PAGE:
Still referring to FIG. 1, a beam combiner 26 is situated to combine the background and AOI images into a combined image beam. The combined image beam is scanned by a galvo scanner 28 through a lens 30 into a linear array (ribbon) 32 of glass or plastic fibers. Because of the scanning method used, standard video bandwidth projectors are acceptable image sources. However, in order to achieve adequate brightness, the illumination (light source) should be line scanned from the top to the bottom of each projector. Line scanning from the AMLCD onto the ribbon is accomplished by the galvo scanner 28. Simultaneously, the illumination should be concentrated on the same AMLCD line that the galvo is scanning. This is because the scanner is imaging a specific line of the AMLCD onto the ribbon for approximately 1/N of the time, where N is the number of lines. Unless the illumination is concentrated on the same AMLCD line that the galvo is scanning, the amount of illumination focused into the ribbon will by 1/N of the total amount. There is no value in illuminating the remaining N-1 lines during the time the line scanner is "looking" at line n because the light from the N-1 lines will not be focused onto the ribbon. Only the light from line n will be focused onto the ribbon.
The illumination source 36 is a linear source such as a long incandescent wire. Light from the linear source 36 is directed by beam splitter/combiner 38 to both the background and AOI AMLCDs 22 and 24. In this exemplary implementation, both AMLCDs are of the reflective type. The image on the reflective AMLCD results from a pixel-by-pixel variation in the reflectivity produced by video signals to the active matrix, as is well known in the art. The reflected light travels back through the two beam combiners 26 and 38, the galvo scanner 28 and the lens 30 which focuses the light onto the end of the fiber optic ribbon 32. The combiner 38 can be a polarization sensitive combiner, with the light from the line source also polarized. Alternatively, a non-polarization sensitive beam combiner could also be used. Both types of optical beam combiners are well known in the art. Other implementations using transmittive AMLCDs are also suitable.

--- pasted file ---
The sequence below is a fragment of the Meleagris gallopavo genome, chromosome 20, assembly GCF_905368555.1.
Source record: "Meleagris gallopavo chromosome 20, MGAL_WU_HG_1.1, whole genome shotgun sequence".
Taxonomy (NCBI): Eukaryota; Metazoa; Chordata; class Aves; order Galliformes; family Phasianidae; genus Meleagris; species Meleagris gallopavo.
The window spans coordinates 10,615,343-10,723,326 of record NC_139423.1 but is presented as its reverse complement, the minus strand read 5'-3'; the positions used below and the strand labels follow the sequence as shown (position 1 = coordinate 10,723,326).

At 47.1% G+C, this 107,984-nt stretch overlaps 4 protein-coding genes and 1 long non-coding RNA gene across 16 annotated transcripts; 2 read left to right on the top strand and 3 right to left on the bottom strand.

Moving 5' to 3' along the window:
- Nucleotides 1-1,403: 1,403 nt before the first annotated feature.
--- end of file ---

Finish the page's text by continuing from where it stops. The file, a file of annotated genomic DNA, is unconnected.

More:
A goal is to achieve 20/20 visual acuity, which is the ability of the observer, e.g. the pilot using the projector, to see 2 arc-minutes per optical line pair (OLP). An OLP is one black line and one white line of equal width. Each line subtends an angle of 1 arc-minute as seen by the pilot. In order to minimize sampling artifacts such as flashing, the angular subtend of the fibers should be less than or equal to 0.7 arc-minutes. In a typical projected display of simulated out-the-cockpit-window imagery, the black and white lines may have any phasing with respect to the fibers. If the fibers were as large as the lines, then for one phasing (perfect alignment of the black and white lines with the fibers) all the light from the white lines would go into every other fiber. The pilot would clearly see the black and white lines. Conversely, for another phasing (alignment such that the black and white lines are displaced by 1/2 the spacing of the fibers), 50% of the light from the white line will go into each of the two adjacent fibers. Thus, the light coming out from the output end of the fiber ribbon will be the same intensity for each and every fiber. The pilot would see only a gray display of 50% brightness with no black and white lines. This appearance and disappearance of the black and white lines is called flashing. If the fiber spacing is 1 arc-minute, then the flashing is 100%. If the fiber spacing is 0.5 arc-minutes, then the flashing is 0%. However, the required number of fibers is doubled. Well known experiments have concluded that a fiber spacing of 0.7 arc-minute is a reasonable compromise between acceptable flashing and the number of fibers. Therefore, in the preferred embodiment, one glass fiber is used for each 0.7 arc-minute field of view (FOV). For example, 10,286 fibers are required for a 120 degree FOV. This can be achieved using 26 ribbons consisting of 400 fibers, arranged on 6 micron centers, in each ribbon. Each fiber is "perfect" in the sense of less than 10% variation in optical transmission from fiber to fiber. Gaps between ribbons are avoided by interleaving the ribbons into two rows of 13 ribbons each. Therefore, image streaking is minimized.